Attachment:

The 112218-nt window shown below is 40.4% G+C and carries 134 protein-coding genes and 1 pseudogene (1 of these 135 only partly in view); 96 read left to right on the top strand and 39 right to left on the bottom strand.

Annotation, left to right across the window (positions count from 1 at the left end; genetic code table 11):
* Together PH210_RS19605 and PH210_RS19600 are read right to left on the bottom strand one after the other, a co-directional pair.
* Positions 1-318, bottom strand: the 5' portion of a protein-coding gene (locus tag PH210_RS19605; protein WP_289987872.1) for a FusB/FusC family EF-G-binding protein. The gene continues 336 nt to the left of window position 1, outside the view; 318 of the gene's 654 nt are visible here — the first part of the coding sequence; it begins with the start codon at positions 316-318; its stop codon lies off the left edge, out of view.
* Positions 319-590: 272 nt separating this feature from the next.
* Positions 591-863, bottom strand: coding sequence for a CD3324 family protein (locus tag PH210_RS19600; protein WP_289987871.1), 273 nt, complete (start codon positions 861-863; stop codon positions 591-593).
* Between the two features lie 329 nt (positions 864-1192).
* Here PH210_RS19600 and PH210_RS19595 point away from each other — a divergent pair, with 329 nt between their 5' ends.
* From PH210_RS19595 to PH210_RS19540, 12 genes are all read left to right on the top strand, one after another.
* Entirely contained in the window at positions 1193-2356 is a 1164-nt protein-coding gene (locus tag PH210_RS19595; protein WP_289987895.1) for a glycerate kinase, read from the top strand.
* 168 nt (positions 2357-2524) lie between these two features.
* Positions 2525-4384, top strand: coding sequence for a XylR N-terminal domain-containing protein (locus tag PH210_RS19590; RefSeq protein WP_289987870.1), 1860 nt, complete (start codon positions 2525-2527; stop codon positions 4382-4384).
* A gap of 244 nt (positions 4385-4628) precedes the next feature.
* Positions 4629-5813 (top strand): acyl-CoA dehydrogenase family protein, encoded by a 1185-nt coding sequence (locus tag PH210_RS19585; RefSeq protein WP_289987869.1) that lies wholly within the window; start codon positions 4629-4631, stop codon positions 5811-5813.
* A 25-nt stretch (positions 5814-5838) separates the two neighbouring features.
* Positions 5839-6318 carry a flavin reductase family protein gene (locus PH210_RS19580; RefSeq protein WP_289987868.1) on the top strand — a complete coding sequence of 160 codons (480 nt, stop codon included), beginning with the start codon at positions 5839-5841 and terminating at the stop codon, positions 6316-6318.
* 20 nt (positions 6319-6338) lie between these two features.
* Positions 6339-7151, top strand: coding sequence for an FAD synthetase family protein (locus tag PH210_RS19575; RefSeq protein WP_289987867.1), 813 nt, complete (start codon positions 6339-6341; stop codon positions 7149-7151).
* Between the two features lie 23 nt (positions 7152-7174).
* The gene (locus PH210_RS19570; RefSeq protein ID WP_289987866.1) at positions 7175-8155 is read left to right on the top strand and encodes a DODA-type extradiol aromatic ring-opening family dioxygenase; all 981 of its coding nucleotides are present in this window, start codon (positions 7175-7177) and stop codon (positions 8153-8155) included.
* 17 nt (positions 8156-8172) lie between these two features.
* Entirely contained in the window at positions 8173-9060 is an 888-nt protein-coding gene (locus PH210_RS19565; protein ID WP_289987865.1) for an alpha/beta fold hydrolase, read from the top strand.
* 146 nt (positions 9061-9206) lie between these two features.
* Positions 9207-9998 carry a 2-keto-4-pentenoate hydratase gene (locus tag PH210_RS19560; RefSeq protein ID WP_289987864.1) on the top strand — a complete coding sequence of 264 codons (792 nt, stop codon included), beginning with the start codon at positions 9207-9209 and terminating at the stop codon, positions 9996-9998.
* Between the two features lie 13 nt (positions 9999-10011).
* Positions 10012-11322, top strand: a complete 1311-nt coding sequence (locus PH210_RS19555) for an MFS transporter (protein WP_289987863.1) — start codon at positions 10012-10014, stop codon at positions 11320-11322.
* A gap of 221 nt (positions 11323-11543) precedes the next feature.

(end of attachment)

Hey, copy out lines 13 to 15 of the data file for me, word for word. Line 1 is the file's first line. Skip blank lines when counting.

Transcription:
* A gap of 244 nt (positions 4385-4628) precedes the next feature.
* Positions 4629-5813 (top strand): acyl-CoA dehydrogenase family protein, encoded by a 1185-nt coding sequence (locus tag PH210_RS19585; RefSeq protein WP_289987869.1) that lies wholly within the window; start codon positions 4629-4631, stop codon positions 5811-5813.
* A 25-nt stretch (positions 5814-5838) separates the two neighbouring features.